A Bourdieusian Analysis of Gender Capital in Ontario College Administrations
My project examines gender identity as a form of social capital, an endless dialectic, relational and evolving within middle management fields in diverse Ontario colleges neatly concealed by occupational structures. A prism through which to examine this phenomenon is Bourdieu’s (1977) concepts of capital, habitus and field (Bourdieu and Wacquant 1992, Iellatchitch, et. al 2003). Although the theorist was ‘gender blind’, instead preferring class as the primary structure of social space, Huppatz (2012) and other feminists (Moi 1991) have adopted and expanded Bourdieu’s concepts to advance the primacy of gender as a form of social capital and a means of informing and understanding gendered practices in the workplace.
The development of clothing concepts in response to analysis of changing gendered social attitudes.
This interdisciplinary study mixes practice and participant-based enquiry informed by phenomenology. It aims to understand the motivations of women who choose to wear male gendered clothing for fashion and to use this to question gender assignment in clothing, through practical experimentation. Fashions’ relationship with current social attitudes, particularly referencing gender assignment, will be explored. The PhD specifically aims to develop an experimental design approach by reviewing and reflecting on the process of constructing a series of garments which respond to women’s gender related preferences.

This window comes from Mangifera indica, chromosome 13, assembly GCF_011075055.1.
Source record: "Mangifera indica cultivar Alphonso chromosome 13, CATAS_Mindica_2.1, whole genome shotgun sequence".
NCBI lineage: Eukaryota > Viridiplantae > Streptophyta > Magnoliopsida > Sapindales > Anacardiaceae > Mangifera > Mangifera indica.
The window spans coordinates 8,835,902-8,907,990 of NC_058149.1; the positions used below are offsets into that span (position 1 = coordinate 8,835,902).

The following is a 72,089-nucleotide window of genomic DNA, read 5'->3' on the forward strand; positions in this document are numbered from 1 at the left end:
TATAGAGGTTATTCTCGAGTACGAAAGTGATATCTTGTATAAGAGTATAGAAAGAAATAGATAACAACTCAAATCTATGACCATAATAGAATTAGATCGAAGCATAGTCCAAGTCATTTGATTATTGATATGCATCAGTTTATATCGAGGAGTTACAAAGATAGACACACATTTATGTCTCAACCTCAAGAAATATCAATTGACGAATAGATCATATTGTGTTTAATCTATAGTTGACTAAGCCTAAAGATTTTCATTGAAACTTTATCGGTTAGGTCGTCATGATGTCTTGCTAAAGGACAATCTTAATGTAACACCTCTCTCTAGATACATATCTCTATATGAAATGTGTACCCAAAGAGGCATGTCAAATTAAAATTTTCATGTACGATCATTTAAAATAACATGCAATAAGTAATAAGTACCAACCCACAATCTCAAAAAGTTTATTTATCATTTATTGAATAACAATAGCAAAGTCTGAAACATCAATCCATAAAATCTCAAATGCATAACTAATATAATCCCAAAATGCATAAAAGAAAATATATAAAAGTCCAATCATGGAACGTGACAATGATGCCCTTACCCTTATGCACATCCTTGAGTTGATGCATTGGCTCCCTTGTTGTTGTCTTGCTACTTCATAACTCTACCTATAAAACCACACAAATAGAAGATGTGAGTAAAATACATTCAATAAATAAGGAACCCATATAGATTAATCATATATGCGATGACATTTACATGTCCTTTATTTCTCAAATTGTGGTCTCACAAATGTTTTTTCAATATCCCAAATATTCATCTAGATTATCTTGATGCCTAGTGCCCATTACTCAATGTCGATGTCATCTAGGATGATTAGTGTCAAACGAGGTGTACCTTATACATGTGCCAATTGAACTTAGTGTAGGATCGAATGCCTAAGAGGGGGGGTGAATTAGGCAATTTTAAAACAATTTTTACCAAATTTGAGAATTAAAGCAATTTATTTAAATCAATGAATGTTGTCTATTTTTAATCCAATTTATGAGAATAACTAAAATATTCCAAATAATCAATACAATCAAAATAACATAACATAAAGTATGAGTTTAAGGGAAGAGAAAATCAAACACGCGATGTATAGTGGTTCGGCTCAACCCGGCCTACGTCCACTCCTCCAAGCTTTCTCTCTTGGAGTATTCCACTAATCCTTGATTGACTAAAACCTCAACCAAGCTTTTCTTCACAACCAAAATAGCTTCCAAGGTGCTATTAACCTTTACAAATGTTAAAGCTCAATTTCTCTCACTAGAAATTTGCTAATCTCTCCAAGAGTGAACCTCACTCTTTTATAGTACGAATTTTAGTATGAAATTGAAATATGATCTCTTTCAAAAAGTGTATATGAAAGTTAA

'Gender Politics: The Paratext In the Late 19th Century Feminist Periodical (Britain, c. 1888-1899): A Transdisciplinary Holistic Approach’
This thesis offers an interpretation of the feminist periodicals Women's Penny Paper, Woman's Herald and Woman's Signal, using an original modified version of linguist Gérard Genette's theory of the paratext as a methodology. It examines to what extent the gendered conventions of late nineteenth century Britain influenced the editorial identities of these general feminist periodicals, and whether emerging hybrid paradigms of late nineteenth century New Womanhood in any way challenged conventional patriarchal ideals. The findings reveal that the periodicals studied projected a voice that was critical of the established gendered norms, which manifested through a plethora of carefully orchestrated editorial choices.
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